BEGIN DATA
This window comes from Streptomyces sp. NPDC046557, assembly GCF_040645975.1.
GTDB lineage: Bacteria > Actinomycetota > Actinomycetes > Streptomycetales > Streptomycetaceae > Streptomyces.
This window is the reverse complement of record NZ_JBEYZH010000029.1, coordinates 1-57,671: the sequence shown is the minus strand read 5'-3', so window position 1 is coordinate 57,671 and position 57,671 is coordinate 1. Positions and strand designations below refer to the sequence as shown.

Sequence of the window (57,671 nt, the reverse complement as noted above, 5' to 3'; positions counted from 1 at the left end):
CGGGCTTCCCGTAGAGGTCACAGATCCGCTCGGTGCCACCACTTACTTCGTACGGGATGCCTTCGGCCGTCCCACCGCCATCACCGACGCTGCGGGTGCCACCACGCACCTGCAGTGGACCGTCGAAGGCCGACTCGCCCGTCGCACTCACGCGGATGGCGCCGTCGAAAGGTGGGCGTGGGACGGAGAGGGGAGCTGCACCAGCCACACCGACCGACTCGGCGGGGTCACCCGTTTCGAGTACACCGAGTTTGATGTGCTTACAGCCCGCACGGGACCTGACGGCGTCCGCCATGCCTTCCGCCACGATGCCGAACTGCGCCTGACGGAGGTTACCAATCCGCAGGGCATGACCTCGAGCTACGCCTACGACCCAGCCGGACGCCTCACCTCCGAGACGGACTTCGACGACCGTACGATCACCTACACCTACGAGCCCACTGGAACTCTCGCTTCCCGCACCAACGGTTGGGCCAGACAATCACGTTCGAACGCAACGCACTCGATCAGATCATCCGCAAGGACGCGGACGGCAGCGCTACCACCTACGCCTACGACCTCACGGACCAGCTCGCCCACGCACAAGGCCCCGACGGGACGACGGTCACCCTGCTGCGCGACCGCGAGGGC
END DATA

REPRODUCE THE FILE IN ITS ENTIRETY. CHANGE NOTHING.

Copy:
This window comes from Streptomyces sp. NPDC046557, assembly GCF_040645975.1.
GTDB lineage: Bacteria > Actinomycetota > Actinomycetes > Streptomycetales > Streptomycetaceae > Streptomyces.
This window is the reverse complement of record NZ_JBEYZH010000029.1, coordinates 1-57,671: the sequence shown is the minus strand read 5'-3', so window position 1 is coordinate 57,671 and position 57,671 is coordinate 1. Positions and strand designations below refer to the sequence as shown.

Sequence of the window (57,671 nt, the reverse complement as noted above, 5' to 3'; positions counted from 1 at the left end):
CGGGCTTCCCGTAGAGGTCACAGATCCGCTCGGTGCCACCACTTACTTCGTACGGGATGCCTTCGGCCGTCCCACCGCCATCACCGACGCTGCGGGTGCCACCACGCACCTGCAGTGGACCGTCGAAGGCCGACTCGCCCGTCGCACTCACGCGGATGGCGCCGTCGAAAGGTGGGCGTGGGACGGAGAGGGGAGCTGCACCAGCCACACCGACCGACTCGGCGGGGTCACCCGTTTCGAGTACACCGAGTTTGATGTGCTTACAGCCCGCACGGGACCTGACGGCGTCCGCCATGCCTTCCGCCACGATGCCGAACTGCGCCTGACGGAGGTTACCAATCCGCAGGGCATGACCTCGAGCTACGCCTACGACCCAGCCGGACGCCTCACCTCCGAGACGGACTTCGACGACCGTACGATCACCTACACCTACGAGCCCACTGGAACTCTCGCTTCCCGCACCAACGGTTGGGCCAGACAATCACGTTCGAACGCAACGCACTCGATCAGATCATCCGCAAGGACGCGGACGGCAGCGCTACCACCTACGCCTACGACCTCACGGACCAGCTCGCCCACGCACAAGGCCCCGACGGGACGACGGTCACCCTGCTGCGCGACCGCGAGGGC